Suppose your divorce has been finalized, and the courts awarded your former spouse shared or primary custody of your child. In that case, could child custody still be revoked later? Let's review this crucial topic below.
If your spouse's behavior places your children in danger of harm, such as child abandonment, their custodial rights could still be revoked or terminated.
If you have valid reasons to believe that your ex-spouse should have their child custody rights revoked, you could submit a petition to the family court to hear the case.
Further, while a California family court can involuntarily terminate a parent's child custodial rights, a parent could also voluntarily request that their rights be terminated.
No official state forms must be completed to terminate parental rights in California. Suppose a parent is seeking to end their custody rights. In that case, they can draft a letter with help from a lawyer.
The letter must request the termination of parental rights and give a court some reasons, such as drug or alcohol addiction, child neglect, abandonment, or mental illness. They must pay an investigation fee and then attend a termination hearing.
You need to understand that only in extreme cases do California courts revoke child custody entirely. Suppose you have legitimate concerns about your former spouse's ability to provide for the well-being of your children.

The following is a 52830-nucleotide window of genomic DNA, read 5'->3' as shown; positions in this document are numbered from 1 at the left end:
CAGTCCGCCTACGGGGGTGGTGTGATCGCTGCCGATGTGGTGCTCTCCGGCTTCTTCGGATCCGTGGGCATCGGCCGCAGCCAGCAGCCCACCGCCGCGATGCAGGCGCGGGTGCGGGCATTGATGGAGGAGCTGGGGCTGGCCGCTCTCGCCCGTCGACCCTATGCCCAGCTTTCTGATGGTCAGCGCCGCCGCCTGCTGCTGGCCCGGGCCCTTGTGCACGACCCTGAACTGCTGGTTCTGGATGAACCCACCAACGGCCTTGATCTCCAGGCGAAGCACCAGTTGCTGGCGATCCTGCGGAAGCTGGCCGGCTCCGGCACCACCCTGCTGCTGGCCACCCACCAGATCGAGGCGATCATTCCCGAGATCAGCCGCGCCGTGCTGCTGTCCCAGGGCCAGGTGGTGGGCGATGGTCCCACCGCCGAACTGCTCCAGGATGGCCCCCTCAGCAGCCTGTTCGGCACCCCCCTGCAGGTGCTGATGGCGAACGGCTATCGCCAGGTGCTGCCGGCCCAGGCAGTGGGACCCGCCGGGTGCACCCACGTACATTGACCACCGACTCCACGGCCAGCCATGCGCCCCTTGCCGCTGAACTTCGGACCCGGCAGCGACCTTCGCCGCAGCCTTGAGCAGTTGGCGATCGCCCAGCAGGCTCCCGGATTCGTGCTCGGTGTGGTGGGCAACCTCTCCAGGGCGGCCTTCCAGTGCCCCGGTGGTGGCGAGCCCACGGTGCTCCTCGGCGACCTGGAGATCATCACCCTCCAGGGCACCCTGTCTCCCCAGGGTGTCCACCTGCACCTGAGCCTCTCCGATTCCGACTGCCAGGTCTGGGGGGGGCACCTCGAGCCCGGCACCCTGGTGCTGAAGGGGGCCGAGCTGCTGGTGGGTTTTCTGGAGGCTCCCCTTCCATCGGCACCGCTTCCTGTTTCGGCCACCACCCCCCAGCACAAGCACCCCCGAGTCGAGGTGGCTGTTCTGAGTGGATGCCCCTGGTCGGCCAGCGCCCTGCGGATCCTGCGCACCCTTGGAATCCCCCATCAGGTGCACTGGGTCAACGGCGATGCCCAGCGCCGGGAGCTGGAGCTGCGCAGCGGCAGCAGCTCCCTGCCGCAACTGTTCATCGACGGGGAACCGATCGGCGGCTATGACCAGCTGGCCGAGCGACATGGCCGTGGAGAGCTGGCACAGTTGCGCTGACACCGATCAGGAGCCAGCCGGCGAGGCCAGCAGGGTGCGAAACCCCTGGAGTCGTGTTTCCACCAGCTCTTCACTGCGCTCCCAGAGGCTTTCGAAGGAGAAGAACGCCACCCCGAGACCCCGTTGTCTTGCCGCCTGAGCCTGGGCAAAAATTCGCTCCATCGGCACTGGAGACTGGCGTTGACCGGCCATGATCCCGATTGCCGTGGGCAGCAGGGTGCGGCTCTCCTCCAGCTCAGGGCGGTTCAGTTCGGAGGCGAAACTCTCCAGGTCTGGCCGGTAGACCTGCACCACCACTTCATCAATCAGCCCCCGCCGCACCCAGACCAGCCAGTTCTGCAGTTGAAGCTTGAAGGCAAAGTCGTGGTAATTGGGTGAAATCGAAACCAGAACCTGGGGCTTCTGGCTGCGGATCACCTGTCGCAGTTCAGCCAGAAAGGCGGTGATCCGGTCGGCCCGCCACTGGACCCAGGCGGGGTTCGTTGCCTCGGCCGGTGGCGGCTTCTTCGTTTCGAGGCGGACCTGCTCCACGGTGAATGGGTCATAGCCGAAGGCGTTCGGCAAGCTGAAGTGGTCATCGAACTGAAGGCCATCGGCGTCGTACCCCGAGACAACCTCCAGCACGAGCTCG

In that case, you should contact our Los Angeles child custody lawyers to review the details and legal options. Let's examine this topic in more detail below.
Can You Terminate Parental Rights?
As noted, terminating parental rights in California is uncommon because it permanently ends a legal parent-child relationship.
In other words, this last-resort action terminates child custody and visitation. Further, revoking child custody also means the following:
- Ending any parental rights;
- Ending any parental responsibilities,
- Ending any responsibility to pay child support.
As noted above, the court can also voluntarily terminate or revoke parental rights. This action is sometimes taken so a stepparent can adopt them.
What is Child Abandonment?
Child abandonment is a common reason for child custody modifications and the revocation of custodial rights. It's described as the following:
- leaving a child in the care of the other parent or another person;
- not providing any financial support;
- not communicating with the child;
- have the intent to abandon the child;
- for a period of at least six months.
Child abandonment can also occur when a child is left in the care and custody of the other parent for at least one year without communication.
Child abandonment can be charged as a crime under Penal Code 273a PC in the most severe cases, such as when a parent:
- willfully causes or permits the child to suffer unjustifiable physical pain or mental suffering, or
- willfully causes the child to be injured or places them in an endangered health situation.
The legal penalties for child abandonment include up to six years in prison, fines, probation, restraining order, stay-away order, and a counseling program.
Court Proceeding for Custodial Rights
If your former spouse's behavior qualifies as child abandonment, you can petition the court to revoke their custodial rights.
California Family Code 7820 says, “A proceeding may be brought under this part for the purpose of having a child under the age of 18 years declared free from the custody and control of either or both parents if the child comes within any of the descriptions set out in this chapter.”